• Serrano Peppers (10,000 to 23,000 SHU): These fleshy peppers have a fruity taste and moderate heat. 
  • Fresno Peppers (2,500 to 10,000 SHU): A tad milder than the previous options, fresno peppers add a fruity note, making them perfect for those who prefer a slightly less spicy substitute.

See Wikipedia’s list of Capsicum cultivars for more options.

Use your chosen red chilli pepper to substitute sambal oelek: Remove the stems and some of the seeds if there are many – this is up to you, but I prefer my sambal oelek with only a few seeds. Using a sharp knife, finely mince the chillies. Stir in a pinch of salt and add a squeeze of lemon juice or a splash of vinegar.

Use your fresh chilli mix as a direct substitute for sambal oelek.

5. Red pepper flakes

Red pepper flakes make a good sambal oelek substitute if you’re in a pinch and don’t have access to fresh chiles.

The crushed red pepper flakes are a mix of different capsicum annuum peppers, ranging from sweet and mild to hot. The majority is often dried cayenne pepper chilli flakes.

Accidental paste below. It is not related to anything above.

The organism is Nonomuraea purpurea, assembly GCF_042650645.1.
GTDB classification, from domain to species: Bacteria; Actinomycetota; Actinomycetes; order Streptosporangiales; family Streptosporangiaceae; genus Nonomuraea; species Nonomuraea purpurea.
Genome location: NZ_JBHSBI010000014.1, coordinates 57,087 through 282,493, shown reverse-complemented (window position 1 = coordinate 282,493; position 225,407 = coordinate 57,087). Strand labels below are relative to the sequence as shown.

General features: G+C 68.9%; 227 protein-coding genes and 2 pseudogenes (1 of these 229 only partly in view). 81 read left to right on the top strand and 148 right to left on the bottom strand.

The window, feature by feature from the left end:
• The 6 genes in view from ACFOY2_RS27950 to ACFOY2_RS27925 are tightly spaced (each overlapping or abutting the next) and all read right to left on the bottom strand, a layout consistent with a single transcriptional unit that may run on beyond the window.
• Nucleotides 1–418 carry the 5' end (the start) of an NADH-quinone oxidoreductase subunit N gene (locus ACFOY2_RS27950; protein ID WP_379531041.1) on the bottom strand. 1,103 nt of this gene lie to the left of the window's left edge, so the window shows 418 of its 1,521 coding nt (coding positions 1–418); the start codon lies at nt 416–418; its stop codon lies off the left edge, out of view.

To replace sambal oelek, use one teaspoon of red chilli flakes for every teaspoon of sambal oelek called for in a recipe.

And for an even better substitute, rehydrate the flakes and mix them with salt and vinegar as outlined. See how to make a sambal oelek substitute from dried chillies for detailed instructions.

6. Sriracha

Sriracha is a sweet and spicy fermented hot sauce from Thailand made from chilli, sugar, salt, garlic and vinegar.

It has a similar heat level to that of sambal oelek. But the flavour is sweeter and a touch more complex (thanks to the garlic). And sriracha hot sauce has a thinner texture compared to the chunky paste-like sambal oelek sauce.

Yet, despite their differences, sriracha makes a good substitute for sambal oelek when served as a table condiment or dipping sauce. Add sriracha to taste as you would sambal oelek.

7. Chilli garlic sauce

Chilli garlic sauce is a popular Asian condiment that is slightly sweet, moderately spicy and deliciously garlicky.

The sauce contains red chillies, garlic, vinegar, sugar and salt.

Unlike sambal oelek, this is a cooked sauce. And the resulting flavour is delicious and complex but not quite as fresh-tasting. It has a coarse paste-like texture similar to sambal oelek.

It makes an excellent sambal substitute in recipes and as a table sauce. Spoon it over finished dishes to taste for a spicy flavour boost.

8. Sweet chilli sauce